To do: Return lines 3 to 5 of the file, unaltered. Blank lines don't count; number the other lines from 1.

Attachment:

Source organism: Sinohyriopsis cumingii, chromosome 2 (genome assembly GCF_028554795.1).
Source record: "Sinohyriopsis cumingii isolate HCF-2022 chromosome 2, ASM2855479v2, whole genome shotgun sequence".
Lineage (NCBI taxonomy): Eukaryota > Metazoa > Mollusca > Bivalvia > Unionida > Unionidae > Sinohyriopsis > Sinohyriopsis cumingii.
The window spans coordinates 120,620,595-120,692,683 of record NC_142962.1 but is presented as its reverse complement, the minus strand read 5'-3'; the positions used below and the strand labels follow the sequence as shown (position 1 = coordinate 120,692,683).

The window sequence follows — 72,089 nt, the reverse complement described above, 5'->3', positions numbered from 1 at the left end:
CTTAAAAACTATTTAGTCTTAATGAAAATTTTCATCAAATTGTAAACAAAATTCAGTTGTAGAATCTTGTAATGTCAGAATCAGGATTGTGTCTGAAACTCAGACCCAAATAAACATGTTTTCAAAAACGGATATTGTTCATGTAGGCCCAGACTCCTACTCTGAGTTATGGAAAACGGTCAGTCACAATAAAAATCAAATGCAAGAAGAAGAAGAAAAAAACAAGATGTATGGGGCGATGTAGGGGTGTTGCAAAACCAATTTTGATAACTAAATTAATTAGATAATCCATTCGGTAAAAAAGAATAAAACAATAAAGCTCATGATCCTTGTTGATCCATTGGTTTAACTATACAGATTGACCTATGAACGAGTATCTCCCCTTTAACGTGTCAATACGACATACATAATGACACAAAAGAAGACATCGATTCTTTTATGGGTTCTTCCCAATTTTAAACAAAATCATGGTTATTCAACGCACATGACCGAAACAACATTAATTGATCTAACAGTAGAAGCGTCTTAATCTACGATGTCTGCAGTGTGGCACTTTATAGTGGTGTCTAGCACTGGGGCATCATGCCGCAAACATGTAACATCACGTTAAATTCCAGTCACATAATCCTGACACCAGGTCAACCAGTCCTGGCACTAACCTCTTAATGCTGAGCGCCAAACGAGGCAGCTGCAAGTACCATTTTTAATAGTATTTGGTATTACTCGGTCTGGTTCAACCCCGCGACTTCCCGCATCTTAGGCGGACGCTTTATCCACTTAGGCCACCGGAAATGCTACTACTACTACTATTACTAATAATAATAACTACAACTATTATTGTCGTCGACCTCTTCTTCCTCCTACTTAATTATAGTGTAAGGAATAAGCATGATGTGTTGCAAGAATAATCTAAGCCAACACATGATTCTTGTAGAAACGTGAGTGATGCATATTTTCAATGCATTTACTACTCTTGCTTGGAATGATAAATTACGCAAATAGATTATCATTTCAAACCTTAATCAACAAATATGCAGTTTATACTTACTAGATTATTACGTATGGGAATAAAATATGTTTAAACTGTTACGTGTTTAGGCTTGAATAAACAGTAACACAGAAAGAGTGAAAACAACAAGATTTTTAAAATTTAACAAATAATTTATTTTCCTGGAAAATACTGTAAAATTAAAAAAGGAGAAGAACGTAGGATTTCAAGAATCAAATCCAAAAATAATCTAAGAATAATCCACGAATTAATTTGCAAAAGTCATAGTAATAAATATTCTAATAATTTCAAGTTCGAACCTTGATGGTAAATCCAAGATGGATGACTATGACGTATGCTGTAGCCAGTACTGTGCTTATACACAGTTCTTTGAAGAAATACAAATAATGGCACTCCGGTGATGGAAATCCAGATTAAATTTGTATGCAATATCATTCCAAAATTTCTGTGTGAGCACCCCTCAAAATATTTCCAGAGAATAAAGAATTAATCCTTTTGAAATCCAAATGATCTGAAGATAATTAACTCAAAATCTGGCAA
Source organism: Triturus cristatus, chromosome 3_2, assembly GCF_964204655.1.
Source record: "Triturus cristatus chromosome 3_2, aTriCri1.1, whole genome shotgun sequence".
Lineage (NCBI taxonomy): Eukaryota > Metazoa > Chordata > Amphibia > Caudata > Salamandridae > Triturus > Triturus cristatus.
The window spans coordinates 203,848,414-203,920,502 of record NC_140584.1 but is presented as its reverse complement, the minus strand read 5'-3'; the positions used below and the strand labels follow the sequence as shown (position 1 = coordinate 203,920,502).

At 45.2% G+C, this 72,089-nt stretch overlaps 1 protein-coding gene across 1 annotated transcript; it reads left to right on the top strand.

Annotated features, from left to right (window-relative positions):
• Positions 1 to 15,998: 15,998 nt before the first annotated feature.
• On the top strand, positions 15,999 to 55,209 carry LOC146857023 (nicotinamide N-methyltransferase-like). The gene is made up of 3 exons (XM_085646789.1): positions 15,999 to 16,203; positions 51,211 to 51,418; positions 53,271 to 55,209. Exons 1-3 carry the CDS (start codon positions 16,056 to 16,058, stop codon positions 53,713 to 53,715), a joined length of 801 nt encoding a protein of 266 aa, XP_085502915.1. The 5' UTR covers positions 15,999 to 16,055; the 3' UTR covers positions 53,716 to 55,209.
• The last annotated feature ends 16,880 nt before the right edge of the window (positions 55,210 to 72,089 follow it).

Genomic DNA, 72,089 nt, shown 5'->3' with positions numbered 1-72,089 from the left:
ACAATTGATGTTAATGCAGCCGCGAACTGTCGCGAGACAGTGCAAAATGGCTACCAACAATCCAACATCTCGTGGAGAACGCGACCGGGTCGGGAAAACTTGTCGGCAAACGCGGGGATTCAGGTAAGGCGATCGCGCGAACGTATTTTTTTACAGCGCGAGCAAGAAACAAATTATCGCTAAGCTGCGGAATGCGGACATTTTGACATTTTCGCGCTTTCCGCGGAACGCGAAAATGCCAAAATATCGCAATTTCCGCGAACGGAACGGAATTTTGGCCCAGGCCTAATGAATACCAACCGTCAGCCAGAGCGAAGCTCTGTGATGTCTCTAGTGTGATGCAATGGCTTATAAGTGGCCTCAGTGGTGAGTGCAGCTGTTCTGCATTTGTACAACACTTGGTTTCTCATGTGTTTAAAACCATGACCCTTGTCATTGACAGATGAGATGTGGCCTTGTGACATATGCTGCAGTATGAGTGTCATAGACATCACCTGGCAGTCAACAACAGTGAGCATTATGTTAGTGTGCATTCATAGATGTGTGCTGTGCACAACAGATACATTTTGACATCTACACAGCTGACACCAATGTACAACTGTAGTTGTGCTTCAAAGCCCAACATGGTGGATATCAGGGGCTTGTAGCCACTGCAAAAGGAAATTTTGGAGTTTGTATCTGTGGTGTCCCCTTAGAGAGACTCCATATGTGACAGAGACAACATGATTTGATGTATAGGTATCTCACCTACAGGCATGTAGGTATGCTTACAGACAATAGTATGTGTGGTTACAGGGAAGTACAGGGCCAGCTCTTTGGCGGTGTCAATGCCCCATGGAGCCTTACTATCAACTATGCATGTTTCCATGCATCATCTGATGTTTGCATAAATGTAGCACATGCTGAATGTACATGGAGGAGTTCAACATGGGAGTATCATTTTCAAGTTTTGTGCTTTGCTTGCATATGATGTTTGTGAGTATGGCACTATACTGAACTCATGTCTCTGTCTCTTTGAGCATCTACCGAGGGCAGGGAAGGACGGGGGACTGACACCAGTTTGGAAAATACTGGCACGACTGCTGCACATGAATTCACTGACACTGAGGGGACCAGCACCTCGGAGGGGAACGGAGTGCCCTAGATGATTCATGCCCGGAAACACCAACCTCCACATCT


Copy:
Lineage (NCBI taxonomy): Eukaryota > Metazoa > Mollusca > Bivalvia > Unionida > Unionidae > Sinohyriopsis > Sinohyriopsis cumingii.
The window spans coordinates 120,620,595-120,692,683 of record NC_142962.1 but is presented as its reverse complement, the minus strand read 5'-3'; the positions used below and the strand labels follow the sequence as shown (position 1 = coordinate 120,692,683).

The window sequence follows — 72,089 nt, the reverse complement described above, 5'->3', positions numbered from 1 at the left end: